Deep imaging with the NASA/ESA Hubble Space Telescope and spectroscopy at the W. M. Keck Observatory [3] showed in addition that the ALMA sources are surrounded by numerous faint companion galaxies that could be bombarding the central ALMA sources with material, helping to drive their high star formation rates.

This  image shows one of the largest known single objects in the Universe,  the Lyman-alpha blob LAB-1. This picture is a composite of two different images taken with the FORS instrument on the Very Large Telescope (VLT)  — a wider image showing the surrounding galaxies and a much deeper observation of the blob itself  at the centre made to detect its polarisation. The intense Lyman-alpha ultraviolet radiation from the blob appears green after it has been stretched by the  expansion of the Universe during its long journey to Earth. These new observations show for the first  time that the light from this object is polarised. This means that the  giant "blob" must be powered by galaxies embedded within the cloud. 
This image shows one of the largest known single objects in the Universe, the Lyman-alpha blob LAB-1. This picture is a composite of two different images taken with the FORS instrument on the Very Large Telescope (VLT)  — a wider image showing the surrounding galaxies and a much deeper observation of the blob itself at the centre made to detect its polarisation. The intense Lyman-alpha ultraviolet radiation from the blob appears green after it has been stretched by the expansion of the Universe during its long journey to Earth. These new observations show for the first time that the light from this object is polarised. This means that the giant “blob” must be powered by galaxies embedded within the cloud. [Larger versions.]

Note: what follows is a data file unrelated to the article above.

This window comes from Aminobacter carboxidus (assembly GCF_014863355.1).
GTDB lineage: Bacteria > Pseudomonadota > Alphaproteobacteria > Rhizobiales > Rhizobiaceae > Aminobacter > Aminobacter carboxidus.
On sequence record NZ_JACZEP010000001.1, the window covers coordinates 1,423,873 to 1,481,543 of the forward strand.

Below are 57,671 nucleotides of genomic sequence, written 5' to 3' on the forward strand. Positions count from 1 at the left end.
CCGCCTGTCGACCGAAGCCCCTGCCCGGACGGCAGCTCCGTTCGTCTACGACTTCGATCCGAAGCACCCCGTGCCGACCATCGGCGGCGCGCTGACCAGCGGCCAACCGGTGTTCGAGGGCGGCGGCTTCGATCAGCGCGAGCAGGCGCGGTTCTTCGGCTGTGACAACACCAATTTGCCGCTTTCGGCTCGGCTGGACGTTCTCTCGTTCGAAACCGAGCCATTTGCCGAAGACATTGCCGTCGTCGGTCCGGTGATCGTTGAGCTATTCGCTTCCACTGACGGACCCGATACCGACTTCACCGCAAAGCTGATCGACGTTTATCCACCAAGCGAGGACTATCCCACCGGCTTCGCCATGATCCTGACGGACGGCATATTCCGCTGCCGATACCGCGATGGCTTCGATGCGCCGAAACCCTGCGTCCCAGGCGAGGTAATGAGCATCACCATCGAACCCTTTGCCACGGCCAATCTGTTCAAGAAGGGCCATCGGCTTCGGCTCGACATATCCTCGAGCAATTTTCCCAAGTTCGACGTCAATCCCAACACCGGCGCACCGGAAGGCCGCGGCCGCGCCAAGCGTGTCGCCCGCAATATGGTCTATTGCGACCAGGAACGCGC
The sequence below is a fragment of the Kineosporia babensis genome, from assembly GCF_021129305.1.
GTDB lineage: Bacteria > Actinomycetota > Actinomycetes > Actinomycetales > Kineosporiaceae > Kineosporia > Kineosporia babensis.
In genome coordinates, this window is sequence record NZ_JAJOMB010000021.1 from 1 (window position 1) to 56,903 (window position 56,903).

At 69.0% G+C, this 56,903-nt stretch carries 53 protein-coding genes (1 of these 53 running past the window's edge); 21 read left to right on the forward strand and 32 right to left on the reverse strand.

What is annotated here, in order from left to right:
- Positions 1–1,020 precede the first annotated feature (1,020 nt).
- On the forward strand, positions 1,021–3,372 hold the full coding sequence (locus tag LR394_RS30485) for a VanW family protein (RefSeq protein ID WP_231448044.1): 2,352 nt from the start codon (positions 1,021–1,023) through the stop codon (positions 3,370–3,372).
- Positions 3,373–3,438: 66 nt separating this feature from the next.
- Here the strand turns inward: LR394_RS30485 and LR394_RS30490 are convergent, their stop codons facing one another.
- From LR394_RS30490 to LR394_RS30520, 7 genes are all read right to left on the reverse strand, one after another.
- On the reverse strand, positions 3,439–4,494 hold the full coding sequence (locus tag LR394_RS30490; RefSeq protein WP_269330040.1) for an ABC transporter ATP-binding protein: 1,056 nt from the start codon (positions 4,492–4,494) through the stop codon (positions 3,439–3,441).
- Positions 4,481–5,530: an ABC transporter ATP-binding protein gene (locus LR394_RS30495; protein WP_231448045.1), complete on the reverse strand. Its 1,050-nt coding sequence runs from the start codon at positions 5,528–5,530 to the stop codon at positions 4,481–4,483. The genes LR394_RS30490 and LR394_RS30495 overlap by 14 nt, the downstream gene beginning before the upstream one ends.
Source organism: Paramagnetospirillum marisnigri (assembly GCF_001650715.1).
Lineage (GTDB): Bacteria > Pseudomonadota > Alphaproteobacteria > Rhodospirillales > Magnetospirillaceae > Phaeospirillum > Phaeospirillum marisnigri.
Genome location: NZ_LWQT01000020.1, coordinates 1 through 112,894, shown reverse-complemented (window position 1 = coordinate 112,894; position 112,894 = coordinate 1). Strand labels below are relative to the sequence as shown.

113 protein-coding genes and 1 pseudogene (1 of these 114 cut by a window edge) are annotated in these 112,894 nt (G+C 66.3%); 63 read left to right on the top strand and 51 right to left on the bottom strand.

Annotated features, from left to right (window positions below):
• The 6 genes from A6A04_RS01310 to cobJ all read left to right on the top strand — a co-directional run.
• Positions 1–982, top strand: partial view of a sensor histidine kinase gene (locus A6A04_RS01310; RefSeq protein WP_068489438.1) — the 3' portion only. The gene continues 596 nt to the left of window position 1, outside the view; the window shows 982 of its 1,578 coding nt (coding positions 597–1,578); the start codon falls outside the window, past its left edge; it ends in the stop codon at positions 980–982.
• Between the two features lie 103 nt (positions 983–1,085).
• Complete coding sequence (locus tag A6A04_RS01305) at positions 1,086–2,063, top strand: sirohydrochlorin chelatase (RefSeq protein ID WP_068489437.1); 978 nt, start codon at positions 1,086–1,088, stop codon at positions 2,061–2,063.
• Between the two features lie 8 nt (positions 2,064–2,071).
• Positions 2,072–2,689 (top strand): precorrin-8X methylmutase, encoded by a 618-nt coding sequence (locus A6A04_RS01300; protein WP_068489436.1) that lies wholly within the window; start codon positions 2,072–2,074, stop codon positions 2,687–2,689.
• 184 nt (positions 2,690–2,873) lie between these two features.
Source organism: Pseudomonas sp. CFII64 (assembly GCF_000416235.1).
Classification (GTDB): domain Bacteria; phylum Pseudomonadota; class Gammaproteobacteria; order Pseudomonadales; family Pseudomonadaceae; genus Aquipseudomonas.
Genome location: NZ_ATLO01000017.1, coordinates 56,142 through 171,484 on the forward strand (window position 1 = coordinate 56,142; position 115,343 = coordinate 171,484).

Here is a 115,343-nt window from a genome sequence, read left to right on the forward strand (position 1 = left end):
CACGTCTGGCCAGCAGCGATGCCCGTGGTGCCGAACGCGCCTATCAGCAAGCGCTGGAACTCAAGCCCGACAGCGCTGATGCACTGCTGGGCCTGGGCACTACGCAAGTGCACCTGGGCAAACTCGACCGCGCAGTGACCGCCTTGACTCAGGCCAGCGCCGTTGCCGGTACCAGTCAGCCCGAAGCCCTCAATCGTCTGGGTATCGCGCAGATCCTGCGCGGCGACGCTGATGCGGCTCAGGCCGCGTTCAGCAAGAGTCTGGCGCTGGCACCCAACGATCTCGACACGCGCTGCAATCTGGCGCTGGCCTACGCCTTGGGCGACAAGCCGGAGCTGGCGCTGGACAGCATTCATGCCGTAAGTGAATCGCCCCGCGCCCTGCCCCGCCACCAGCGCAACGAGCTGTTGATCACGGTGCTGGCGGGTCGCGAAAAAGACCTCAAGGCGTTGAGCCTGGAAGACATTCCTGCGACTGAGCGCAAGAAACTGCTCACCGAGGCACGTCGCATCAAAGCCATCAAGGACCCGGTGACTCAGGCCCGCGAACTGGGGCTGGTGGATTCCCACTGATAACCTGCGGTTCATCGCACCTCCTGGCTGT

The team then turned to a sophisticated simulation of galaxy formation to demonstrate that the giant glowing cloud of Lyman-alpha emission can be explained if ultraviolet light produced by star formation in the ALMA sources scatters off the surrounding hydrogen gas. This would give rise to the Lyman-alpha Blob we see.

Jim Geach, lead author of the new study, explains:

Think of a streetlight on a foggy night — you see the diffuse glow because light is scattering off the tiny water droplets. A similar thing is happening here, except the streetlight is an intensely star-forming galaxy and the fog is a huge cloud of intergalactic gas. The galaxies are illuminating their surroundings.”

Understanding how galaxies form and evolve is a massive challenge. Astronomers think Lyman-alpha Blobs are important because they seem to be the places where the most massive galaxies in the Universe form. In particular, the extended Lyman-alpha glow provides information on what is happening in the primordial gas clouds surrounding young galaxies, a region that is very difficult to study, but critical to understand.

Jim Geach concludes,